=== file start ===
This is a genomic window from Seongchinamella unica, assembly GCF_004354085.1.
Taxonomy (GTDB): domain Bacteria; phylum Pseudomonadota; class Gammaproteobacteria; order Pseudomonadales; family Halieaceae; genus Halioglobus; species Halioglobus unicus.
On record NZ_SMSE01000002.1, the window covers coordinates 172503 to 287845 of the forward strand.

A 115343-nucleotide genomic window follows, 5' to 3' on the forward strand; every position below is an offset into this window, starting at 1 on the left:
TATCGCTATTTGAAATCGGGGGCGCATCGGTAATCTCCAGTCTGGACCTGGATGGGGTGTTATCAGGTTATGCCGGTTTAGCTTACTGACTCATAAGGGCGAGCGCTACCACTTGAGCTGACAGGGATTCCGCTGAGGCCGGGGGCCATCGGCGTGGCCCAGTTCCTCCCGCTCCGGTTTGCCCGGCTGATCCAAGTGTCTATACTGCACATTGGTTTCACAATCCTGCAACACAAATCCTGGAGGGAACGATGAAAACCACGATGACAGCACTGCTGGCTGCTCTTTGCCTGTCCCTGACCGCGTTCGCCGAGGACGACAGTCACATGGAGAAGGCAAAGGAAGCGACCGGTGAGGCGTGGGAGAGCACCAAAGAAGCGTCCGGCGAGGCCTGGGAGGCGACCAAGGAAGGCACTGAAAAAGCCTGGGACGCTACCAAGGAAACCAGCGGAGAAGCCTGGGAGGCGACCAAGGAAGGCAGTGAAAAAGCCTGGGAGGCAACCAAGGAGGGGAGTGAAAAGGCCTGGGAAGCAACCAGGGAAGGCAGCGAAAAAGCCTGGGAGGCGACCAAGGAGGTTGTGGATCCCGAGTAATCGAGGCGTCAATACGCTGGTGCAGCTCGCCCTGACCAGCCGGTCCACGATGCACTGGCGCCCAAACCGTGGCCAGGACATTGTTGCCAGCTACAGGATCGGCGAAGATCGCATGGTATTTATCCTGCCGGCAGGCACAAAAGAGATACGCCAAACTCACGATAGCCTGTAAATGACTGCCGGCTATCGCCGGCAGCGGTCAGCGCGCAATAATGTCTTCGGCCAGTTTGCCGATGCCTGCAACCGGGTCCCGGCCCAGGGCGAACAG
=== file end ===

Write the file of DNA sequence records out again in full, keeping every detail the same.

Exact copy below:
This is a genomic window from Seongchinamella unica, assembly GCF_004354085.1.
Taxonomy (GTDB): domain Bacteria; phylum Pseudomonadota; class Gammaproteobacteria; order Pseudomonadales; family Halieaceae; genus Halioglobus; species Halioglobus unicus.
On record NZ_SMSE01000002.1, the window covers coordinates 172503 to 287845 of the forward strand.

A 115343-nucleotide genomic window follows, 5' to 3' on the forward strand; every position below is an offset into this window, starting at 1 on the left:
TATCGCTATTTGAAATCGGGGGCGCATCGGTAATCTCCAGTCTGGACCTGGATGGGGTGTTATCAGGTTATGCCGGTTTAGCTTACTGACTCATAAGGGCGAGCGCTACCACTTGAGCTGACAGGGATTCCGCTGAGGCCGGGGGCCATCGGCGTGGCCCAGTTCCTCCCGCTCCGGTTTGCCCGGCTGATCCAAGTGTCTATACTGCACATTGGTTTCACAATCCTGCAACACAAATCCTGGAGGGAACGATGAAAACCACGATGACAGCACTGCTGGCTGCTCTTTGCCTGTCCCTGACCGCGTTCGCCGAGGACGACAGTCACATGGAGAAGGCAAAGGAAGCGACCGGTGAGGCGTGGGAGAGCACCAAAGAAGCGTCCGGCGAGGCCTGGGAGGCGACCAAGGAAGGCACTGAAAAAGCCTGGGACGCTACCAAGGAAACCAGCGGAGAAGCCTGGGAGGCGACCAAGGAAGGCAGTGAAAAAGCCTGGGAGGCAACCAAGGAGGGGAGTGAAAAGGCCTGGGAAGCAACCAGGGAAGGCAGCGAAAAAGCCTGGGAGGCGACCAAGGAGGTTGTGGATCCCGAGTAATCGAGGCGTCAATACGCTGGTGCAGCTCGCCCTGACCAGCCGGTCCACGATGCACTGGCGCCCAAACCGTGGCCAGGACATTGTTGCCAGCTACAGGATCGGCGAAGATCGCATGGTATTTATCCTGCCGGCAGGCACAAAAGAGATACGCCAAACTCACGATAGCCTGTAAATGACTGCCGGCTATCGCCGGCAGCGGTCAGCGCGCAATAATGTCTTCGGCCAGTTTGCCGATGCCTGCAACCGGGTCCCGGCCCAGGGCGAACAG